A recent photo proports to show a UFO over Loch Ness in Scotland, however it's almost certainly just the reflection of a light inside the room, doubled up by dual pane window.
The story accompanying the photo described the photo as being taken "at a holiday cottage near Urquhart Castle". A brief examination of possible viewpoints in Google Earth let me to determine the viewpoint was near Bunloit.
Then a quick search for holiday cottages led me to Bunloit Farmhouse, the web page for which having a photo that matched the view:
The layout of the cottage indicates the photo was most...
This interview of me (Mick West) by Tristan Albrecht was conducted on September 5th 2013 in Venice, California. I made an audio recording of the interview with Tristan's permission. The interview was for the "Overcast" documentary.
Kylie Jenner tweeted the left half of the above image to her 10 Million Twitter followers yesterday, and it has already been retweeted four thousand times. I added the answers on the right.
It's quite a simplistic version of the "chemtrail" theory, but given the amount of attention it has received because of Jenner's celebrity status, I think it's worth addressing directly, and in way that can be reused, hence the above anti-meme.
The above chart is based on data from the Smithsonian Institution's Global Volcanism Program (GVP_ database of eruptions, it's a count of all the eruptions that started in each year, from 1945 to 2015. It shows about 35 new eruptions per year, but with a lot of variation from about 25 to 50 per year. The trend over the full period is basically flat, and while there was a slight increase on average from about 1997 to 2008, this is balanced by a decline in recent years.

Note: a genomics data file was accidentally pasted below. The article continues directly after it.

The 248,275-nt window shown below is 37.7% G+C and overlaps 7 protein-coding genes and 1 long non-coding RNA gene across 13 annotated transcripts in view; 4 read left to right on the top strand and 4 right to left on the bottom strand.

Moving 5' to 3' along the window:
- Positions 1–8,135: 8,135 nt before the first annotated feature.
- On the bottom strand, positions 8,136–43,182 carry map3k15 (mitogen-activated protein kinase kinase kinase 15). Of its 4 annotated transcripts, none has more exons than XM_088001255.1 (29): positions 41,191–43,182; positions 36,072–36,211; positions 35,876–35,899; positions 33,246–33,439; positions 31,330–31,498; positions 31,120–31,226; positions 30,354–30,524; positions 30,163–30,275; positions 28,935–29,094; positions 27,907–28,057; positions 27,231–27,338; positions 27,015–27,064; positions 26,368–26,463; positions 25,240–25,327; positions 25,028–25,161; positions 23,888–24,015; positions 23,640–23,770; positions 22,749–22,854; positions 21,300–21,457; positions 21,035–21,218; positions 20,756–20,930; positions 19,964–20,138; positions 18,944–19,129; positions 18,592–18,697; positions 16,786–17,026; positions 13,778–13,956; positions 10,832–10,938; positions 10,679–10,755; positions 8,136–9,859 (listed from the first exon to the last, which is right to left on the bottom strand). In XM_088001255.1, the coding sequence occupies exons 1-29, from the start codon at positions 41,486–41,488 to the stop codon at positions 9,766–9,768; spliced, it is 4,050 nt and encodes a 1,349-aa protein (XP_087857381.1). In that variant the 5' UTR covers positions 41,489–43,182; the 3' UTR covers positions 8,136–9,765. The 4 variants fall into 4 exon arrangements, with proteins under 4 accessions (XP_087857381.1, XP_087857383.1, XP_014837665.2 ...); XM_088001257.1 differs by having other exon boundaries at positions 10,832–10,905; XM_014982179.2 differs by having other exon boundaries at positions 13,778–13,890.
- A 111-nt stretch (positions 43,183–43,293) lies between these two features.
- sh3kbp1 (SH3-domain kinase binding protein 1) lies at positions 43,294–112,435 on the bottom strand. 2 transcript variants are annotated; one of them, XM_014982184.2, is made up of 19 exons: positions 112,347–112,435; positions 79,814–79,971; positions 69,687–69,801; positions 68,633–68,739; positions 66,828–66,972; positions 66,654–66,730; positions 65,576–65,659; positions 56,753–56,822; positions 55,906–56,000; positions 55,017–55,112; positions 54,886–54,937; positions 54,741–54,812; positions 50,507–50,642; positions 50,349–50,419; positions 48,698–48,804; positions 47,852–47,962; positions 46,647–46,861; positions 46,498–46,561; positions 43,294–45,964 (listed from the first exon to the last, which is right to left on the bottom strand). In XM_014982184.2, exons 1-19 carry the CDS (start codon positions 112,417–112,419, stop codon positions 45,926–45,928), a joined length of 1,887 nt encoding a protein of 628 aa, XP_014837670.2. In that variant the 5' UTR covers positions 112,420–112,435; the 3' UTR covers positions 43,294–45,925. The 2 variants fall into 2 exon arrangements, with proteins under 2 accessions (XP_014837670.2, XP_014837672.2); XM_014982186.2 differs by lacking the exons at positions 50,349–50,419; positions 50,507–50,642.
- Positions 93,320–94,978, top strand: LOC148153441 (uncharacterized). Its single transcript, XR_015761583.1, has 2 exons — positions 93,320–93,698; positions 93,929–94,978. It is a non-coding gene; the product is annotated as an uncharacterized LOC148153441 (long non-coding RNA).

This year, 2015, shows only 12 eruptions so far, if it continues at that rate we will have about 33 this year, a bit below average. The 12 confirmed eruptions are:
When investigating dubious looking claims on the internet one of the most common challenges is in finding out where the claim actually came from. There are a very large number of sites that simply repeat the content that is on other sites. Sometimes they repeat it verbatim, but usually they will post excerpts, and add some commentary, and often link to their source of the story. Sometimes though they simply re-word the story, with a few quotes, so it's not really clear where it came from.
The key part of finding the original source of a claim is simply being familiar with the way stories spread. The evolution of stories can be though of as being something like a family tree - except for any given individual story, there is usually one parent story (although there can be two or more), and each...
A recent article in the British Journal of Sports Medicine^ is being widely reported, with varying degrees of accuracy. One piece of data in the article in particular seems to suggest that if you consume an extra 150 calories of sugar daily (e.g. one extra can of soda) then you get an 11-fold increase in your risk of type two diabetes:
This is an MPAA document, titled: "Referral Traffic Report | Google". On first glance you might think the report comes from Google, due to the Google logo on the front page.
However the report is not by Google it is about Google. There is nothing at all in the report that states data was given to the MPAA by Google (other than the normal use of searching Google), and there is no data in the...